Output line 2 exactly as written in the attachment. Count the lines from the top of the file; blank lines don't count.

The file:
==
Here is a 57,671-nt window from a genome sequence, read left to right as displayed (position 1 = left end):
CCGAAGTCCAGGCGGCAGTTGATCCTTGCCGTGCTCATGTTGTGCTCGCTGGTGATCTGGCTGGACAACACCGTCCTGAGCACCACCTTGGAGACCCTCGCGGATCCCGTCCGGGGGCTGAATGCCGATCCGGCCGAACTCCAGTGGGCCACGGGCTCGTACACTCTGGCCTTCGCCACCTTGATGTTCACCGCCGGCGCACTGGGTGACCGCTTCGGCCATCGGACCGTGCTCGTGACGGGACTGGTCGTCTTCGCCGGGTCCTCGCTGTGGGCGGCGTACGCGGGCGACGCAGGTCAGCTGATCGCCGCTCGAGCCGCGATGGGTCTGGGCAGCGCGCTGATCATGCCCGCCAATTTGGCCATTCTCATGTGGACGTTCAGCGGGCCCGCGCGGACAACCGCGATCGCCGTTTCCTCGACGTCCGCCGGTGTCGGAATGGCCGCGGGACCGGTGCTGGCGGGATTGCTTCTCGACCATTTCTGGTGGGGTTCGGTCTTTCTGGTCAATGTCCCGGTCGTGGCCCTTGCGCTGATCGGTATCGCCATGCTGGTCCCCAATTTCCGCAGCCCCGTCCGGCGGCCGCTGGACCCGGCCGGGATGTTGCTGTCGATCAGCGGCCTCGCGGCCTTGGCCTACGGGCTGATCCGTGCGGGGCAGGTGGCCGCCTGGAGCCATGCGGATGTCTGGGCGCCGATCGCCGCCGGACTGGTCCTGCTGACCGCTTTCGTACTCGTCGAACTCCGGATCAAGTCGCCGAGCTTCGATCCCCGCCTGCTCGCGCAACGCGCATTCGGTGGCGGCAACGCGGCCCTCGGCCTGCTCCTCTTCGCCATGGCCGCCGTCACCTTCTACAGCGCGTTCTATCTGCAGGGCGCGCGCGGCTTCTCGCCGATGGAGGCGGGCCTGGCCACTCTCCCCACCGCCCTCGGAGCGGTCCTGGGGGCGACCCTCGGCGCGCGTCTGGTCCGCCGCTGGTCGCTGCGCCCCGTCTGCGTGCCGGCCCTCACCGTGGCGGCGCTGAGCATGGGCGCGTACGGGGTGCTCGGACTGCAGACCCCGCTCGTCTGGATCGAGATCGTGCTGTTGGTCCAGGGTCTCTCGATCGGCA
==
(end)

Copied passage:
CCGAAGTCCAGGCGGCAGTTGATCCTTGCCGTGCTCATGTTGTGCTCGCTGGTGATCTGGCTGGACAACACCGTCCTGAGCACCACCTTGGAGACCCTCGCGGATCCCGTCCGGGGGCTGAATGCCGATCCGGCCGAACTCCAGTGGGCCACGGGCTCGTACACTCTGGCCTTCGCCACCTTGATGTTCACCGCCGGCGCACTGGGTGACCGCTTCGGCCATCGGACCGTGCTCGTGACGGGACTGGTCGTCTTCGCCGGGTCCTCGCTGTGGGCGGCGTACGCGGGCGACGCAGGTCAGCTGATCGCCGCTCGAGCCGCGATGGGTCTGGGCAGCGCGCTGATCATGCCCGCCAATTTGGCCATTCTCATGTGGACGTTCAGCGGGCCCGCGCGGACAACCGCGATCGCCGTTTCCTCGACGTCCGCCGGTGTCGGAATGGCCGCGGGACCGGTGCTGGCGGGATTGCTTCTCGACCATTTCTGGTGGGGTTCGGTCTTTCTGGTCAATGTCCCGGTCGTGGCCCTTGCGCTGATCGGTATCGCCATGCTGGTCCCCAATTTCCGCAGCCCCGTCCGGCGGCCGCTGGACCCGGCCGGGATGTTGCTGTCGATCAGCGGCCTCGCGGCCTTGGCCTACGGGCTGATCCGTGCGGGGCAGGTGGCCGCCTGGAGCCATGCGGATGTCTGGGCGCCGATCGCCGCCGGACTGGTCCTGCTGACCGCTTTCGTACTCGTCGAACTCCGGATCAAGTCGCCGAGCTTCGATCCCCGCCTGCTCGCGCAACGCGCATTCGGTGGCGGCAACGCGGCCCTCGGCCTGCTCCTCTTCGCCATGGCCGCCGTCACCTTCTACAGCGCGTTCTATCTGCAGGGCGCGCGCGGCTTCTCGCCGATGGAGGCGGGCCTGGCCACTCTCCCCACCGCCCTCGGAGCGGTCCTGGGGGCGACCCTCGGCGCGCGTCTGGTCCGCCGCTGGTCGCTGCGCCCCGTCTGCGTGCCGGCCCTCACCGTGGCGGCGCTGAGCATGGGCGCGTACGGGGTGCTCGGACTGCAGACCCCGCTCGTCTGGATCGAGATCGTGCTGTTGGTCCAGGGTCTCTCGATCGGCA